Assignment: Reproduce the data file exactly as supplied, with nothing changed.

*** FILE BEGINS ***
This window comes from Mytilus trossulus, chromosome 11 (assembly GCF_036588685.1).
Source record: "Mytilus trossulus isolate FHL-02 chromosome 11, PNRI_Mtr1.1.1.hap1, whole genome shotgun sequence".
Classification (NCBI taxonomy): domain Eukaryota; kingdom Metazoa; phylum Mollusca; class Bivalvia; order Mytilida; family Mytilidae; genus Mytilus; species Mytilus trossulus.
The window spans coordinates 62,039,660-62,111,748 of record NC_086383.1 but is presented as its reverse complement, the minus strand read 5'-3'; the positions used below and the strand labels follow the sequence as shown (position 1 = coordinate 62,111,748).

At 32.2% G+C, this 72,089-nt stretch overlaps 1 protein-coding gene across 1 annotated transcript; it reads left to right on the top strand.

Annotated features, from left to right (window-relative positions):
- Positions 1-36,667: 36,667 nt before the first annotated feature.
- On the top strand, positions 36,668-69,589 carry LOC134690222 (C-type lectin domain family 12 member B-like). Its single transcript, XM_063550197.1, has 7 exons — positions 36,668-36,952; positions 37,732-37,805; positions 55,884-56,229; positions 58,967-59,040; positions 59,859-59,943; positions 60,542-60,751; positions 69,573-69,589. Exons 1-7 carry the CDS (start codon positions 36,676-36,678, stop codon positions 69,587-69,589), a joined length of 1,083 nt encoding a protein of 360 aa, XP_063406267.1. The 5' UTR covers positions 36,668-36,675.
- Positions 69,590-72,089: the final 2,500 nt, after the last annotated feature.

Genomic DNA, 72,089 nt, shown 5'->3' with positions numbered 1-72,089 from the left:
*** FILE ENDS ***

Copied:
This window comes from Mytilus trossulus, chromosome 11 (assembly GCF_036588685.1).
Source record: "Mytilus trossulus isolate FHL-02 chromosome 11, PNRI_Mtr1.1.1.hap1, whole genome shotgun sequence".
Classification (NCBI taxonomy): domain Eukaryota; kingdom Metazoa; phylum Mollusca; class Bivalvia; order Mytilida; family Mytilidae; genus Mytilus; species Mytilus trossulus.
The window spans coordinates 62,039,660-62,111,748 of record NC_086383.1 but is presented as its reverse complement, the minus strand read 5'-3'; the positions used below and the strand labels follow the sequence as shown (position 1 = coordinate 62,111,748).

At 32.2% G+C, this 72,089-nt stretch overlaps 1 protein-coding gene across 1 annotated transcript; it reads left to right on the top strand.

Annotated features, from left to right (window-relative positions):
- Positions 1-36,667: 36,667 nt before the first annotated feature.
- On the top strand, positions 36,668-69,589 carry LOC134690222 (C-type lectin domain family 12 member B-like). Its single transcript, XM_063550197.1, has 7 exons — positions 36,668-36,952; positions 37,732-37,805; positions 55,884-56,229; positions 58,967-59,040; positions 59,859-59,943; positions 60,542-60,751; positions 69,573-69,589. Exons 1-7 carry the CDS (start codon positions 36,676-36,678, stop codon positions 69,587-69,589), a joined length of 1,083 nt encoding a protein of 360 aa, XP_063406267.1. The 5' UTR covers positions 36,668-36,675.
- Positions 69,590-72,089: the final 2,500 nt, after the last annotated feature.

Genomic DNA, 72,089 nt, shown 5'->3' with positions numbered 1-72,089 from the left: